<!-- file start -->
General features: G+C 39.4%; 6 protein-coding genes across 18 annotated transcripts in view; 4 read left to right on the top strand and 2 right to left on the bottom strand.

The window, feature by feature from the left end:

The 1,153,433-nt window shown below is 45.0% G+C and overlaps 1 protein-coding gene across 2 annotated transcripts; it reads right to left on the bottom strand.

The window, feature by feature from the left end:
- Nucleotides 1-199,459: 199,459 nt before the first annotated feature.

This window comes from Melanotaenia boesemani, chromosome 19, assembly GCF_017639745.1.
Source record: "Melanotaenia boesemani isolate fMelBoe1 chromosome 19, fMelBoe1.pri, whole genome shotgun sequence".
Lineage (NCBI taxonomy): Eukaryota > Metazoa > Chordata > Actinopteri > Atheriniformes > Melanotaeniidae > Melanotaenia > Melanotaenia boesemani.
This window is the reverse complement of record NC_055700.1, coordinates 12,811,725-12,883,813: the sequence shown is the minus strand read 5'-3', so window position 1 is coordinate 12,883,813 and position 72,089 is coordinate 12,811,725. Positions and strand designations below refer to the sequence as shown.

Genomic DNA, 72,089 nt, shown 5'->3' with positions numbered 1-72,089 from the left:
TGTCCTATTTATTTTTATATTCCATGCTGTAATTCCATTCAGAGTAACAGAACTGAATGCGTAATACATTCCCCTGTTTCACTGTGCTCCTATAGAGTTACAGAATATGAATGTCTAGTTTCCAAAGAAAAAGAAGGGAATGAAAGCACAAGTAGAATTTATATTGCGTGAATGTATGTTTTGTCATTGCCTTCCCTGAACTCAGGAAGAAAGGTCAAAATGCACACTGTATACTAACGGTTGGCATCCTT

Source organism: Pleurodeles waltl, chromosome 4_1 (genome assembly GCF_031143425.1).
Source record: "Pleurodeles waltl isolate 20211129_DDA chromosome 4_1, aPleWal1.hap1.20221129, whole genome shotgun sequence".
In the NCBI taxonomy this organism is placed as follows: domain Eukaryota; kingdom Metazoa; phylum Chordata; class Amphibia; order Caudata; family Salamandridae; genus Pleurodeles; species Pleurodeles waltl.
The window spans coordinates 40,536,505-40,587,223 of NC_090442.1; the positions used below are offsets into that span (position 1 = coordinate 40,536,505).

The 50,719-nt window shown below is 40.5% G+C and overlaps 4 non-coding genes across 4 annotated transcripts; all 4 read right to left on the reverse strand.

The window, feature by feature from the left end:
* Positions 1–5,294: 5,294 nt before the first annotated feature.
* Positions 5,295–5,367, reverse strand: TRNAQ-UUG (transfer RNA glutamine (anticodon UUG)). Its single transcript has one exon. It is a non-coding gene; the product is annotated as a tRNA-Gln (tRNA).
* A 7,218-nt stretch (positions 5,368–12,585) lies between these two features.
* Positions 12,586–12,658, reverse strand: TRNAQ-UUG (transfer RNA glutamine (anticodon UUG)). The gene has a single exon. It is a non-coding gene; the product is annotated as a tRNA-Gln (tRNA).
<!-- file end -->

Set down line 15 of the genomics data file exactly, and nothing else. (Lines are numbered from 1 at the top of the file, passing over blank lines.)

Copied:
The window spans coordinates 40,536,505-40,587,223 of NC_090442.1; the positions used below are offsets into that span (position 1 = coordinate 40,536,505).